April 19, 2010
We would be boarding our flight to London about now except that around seven this morning some one at Continental Airlines decided to cancel the flight. This turned out to be a great decision on their part. It has since been announced that Heathrow airport will be closed beyond the time that the flight was scheduled to land.
Without that decision we wouldn’t have been flying to London in an hour. We would have been looking for a way to get back home from an over-crowded Newark airport.
We spent the rest of today canceling plans.
The experience reminded me of Malcolm Gladwell’s story about doctors and malpractice claims. Worse doctors aren’t more likely to suffer more malpractice claims than better ones. Patients were less likely to file claims against doctors they thought cared about them.
Rose, the Continental representative was amazing. She was cheerful, helpful, and patient. She refunded the money for our tickets while answering my questions and commiserating with my daughter (who had to go to school instead of to London today). Angie, the Continental Rep I talked to yesterday, was equally as helpful and pleasant.
Helpful and pleasant doesn’t only apply to people who are able to give me a refund. Rick, the guy on the phone we talked to from British Air, was helpful and friendly but restricted by what he could do for us. He understood completely the problem we had. We couldn’t really take their London to Geneva flight next week since we wouldn’t be able to get to London to get on the plane. He couldn’t give me a full refund but he had concrete advice on what I should do and when I should do it. I hung up feeling good about Rick and British Air.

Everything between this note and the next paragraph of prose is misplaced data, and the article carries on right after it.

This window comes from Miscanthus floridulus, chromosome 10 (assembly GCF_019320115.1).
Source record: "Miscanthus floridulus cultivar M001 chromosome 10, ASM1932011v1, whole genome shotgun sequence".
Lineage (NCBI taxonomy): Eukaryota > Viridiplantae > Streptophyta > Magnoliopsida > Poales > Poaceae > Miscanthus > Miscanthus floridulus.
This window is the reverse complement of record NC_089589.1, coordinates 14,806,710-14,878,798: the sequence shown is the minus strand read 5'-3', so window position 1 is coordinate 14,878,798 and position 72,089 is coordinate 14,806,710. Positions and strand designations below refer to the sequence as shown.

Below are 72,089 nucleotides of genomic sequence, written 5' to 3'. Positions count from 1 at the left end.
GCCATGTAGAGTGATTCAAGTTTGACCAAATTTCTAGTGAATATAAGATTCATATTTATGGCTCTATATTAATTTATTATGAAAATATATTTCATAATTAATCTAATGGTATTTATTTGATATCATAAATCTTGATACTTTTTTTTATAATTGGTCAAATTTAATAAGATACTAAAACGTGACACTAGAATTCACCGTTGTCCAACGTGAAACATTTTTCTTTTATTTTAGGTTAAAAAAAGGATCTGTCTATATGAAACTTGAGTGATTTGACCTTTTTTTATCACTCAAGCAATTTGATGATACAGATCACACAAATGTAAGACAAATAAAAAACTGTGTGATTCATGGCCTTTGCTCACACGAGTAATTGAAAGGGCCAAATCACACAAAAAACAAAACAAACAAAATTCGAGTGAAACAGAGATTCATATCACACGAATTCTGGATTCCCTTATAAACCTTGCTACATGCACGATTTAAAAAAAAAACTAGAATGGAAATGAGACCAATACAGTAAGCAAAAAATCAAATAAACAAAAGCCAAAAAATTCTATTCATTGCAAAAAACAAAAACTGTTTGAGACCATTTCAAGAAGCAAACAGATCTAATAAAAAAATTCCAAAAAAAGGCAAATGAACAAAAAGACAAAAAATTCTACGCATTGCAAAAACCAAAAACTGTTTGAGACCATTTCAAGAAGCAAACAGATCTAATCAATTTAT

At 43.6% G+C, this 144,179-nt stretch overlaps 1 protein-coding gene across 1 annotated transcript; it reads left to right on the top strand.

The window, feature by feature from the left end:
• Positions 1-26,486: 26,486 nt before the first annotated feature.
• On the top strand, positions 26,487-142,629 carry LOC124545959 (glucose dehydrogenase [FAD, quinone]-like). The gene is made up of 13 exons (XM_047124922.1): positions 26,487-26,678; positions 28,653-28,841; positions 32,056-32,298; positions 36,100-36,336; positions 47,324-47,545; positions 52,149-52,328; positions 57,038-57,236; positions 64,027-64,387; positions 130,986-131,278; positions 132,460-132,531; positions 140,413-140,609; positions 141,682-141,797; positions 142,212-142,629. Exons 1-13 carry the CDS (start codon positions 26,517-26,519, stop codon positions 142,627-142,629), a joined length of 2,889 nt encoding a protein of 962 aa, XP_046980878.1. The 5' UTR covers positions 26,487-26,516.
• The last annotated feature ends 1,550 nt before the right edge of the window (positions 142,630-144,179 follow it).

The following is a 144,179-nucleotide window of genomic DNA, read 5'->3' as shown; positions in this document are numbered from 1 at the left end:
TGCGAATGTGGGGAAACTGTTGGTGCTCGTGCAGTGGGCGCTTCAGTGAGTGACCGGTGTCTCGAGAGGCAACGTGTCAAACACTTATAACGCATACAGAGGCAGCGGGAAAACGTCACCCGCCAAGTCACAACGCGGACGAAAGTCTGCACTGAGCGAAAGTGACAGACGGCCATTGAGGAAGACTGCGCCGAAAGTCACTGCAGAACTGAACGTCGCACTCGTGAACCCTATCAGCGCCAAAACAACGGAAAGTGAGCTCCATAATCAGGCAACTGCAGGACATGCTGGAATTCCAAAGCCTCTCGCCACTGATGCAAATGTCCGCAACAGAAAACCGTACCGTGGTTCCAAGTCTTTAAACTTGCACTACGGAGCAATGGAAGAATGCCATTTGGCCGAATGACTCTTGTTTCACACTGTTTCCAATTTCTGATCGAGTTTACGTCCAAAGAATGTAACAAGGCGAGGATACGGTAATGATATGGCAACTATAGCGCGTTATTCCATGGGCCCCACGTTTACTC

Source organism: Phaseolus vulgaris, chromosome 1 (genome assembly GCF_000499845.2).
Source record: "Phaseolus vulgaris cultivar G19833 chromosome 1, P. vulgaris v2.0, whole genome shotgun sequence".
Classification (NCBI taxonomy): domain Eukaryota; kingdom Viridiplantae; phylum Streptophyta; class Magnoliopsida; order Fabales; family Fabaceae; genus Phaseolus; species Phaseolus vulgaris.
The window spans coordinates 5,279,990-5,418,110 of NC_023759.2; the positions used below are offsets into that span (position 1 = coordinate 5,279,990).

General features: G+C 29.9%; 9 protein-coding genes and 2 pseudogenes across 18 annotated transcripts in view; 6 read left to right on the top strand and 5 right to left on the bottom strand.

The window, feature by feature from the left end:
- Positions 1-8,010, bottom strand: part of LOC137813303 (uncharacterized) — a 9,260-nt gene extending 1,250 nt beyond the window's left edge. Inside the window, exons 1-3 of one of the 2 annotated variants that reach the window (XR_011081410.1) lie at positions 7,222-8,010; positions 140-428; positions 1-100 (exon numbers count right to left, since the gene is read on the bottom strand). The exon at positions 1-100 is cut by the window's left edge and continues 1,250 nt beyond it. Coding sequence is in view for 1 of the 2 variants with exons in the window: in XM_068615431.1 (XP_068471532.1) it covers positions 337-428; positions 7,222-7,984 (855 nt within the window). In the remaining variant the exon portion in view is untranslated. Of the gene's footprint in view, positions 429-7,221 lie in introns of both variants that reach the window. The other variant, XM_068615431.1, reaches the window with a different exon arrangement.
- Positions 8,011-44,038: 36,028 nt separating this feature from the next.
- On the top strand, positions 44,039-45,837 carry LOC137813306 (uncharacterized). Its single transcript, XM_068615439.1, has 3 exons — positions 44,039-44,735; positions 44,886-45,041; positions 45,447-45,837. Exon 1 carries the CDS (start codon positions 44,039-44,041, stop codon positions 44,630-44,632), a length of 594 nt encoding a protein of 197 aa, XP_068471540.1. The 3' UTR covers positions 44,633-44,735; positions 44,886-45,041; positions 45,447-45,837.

We didn’t ask the Globe theatre for a refund for our Macbeth tickets for Sunday. We just called the box office to ask if we would be able to give our tickets away to someone else. If you’ve visited the Globe you’d understand. The tickets were fairly inexpensive and we’re not about to ask an institution like that for our money back.
The St. Giles easily cancelled our hotel reservation and refunded our money for the first part of our stay. Samir made all the right comments about being sorry that our trip was cancelled and assured me that of course he would take care of everything right away.
As a complete contrast the Hilton was a wall of rules and regulations. First they needed to see a record of our reservation. We sent that. Then they needed a record of our flight itinerary and proof that the flight was cancelled. We sent that too. They needed us to confirm the phone number we left when we made the reservation even though we didn’t make the reservation over the phone. We sent that too.
After all that, they told us that they could only refund us our money if the airport is closed on the day we are to stay at their hotel.
What? We don’t fly in on that day. Our flight was cancelled today and we can’t be rebooked in time for our reservation. This information didn’t fit into their script.
“Sorry,” the non helpful voice on the other end of the phone said, “no refund.”
It wasn’t the “no refund” that bothered me. Well maybe that’s not quite true. I am bothered by there being no refund. But I was more bothered by hearing “sorry” from someone who isn’t. “Sorry” from someone who just wants to get me off of the phone. “Sorry” without considering my situation.
It’s one thing not to give a refund, it’s another not to care about the people you are dealing with.
When I called Continental yesterday and Angie answered I asked her how she was holding up. She’s been handling angry calls for days – I’m sure her day wasn’t going any better than mine. I’m sure she would have been nice anyway – but it began a personal conversation that took no longer than a scripted one would have taken and it got a lot more accomplished more quickly.
I learned that from my mom. It used to embarrass me when she did it. That person doesn’t care about you and your day. Just ask them what you called to ask. But that’s not my mom. And she knows people everywhere. And they know her.
So when Angie asked what she could do for me I said “actually I don’t know. I don’t know what you can tell me but …” and I told her my plans for the next day. And she laughed and told me exactly what I needed to know and then some.
It’s beginning to look as if conditions may line up so we’ll get our refund from the Hilton. But that’s not really the point. My takeaway is positive from two companies that are giving me refunds and from two that aren’t.
Whether I get a refund or not in this final case doesn’t really matter. What matters is that the outlier in all of these experiences just didn’t care enough about me. There’s no refund for that.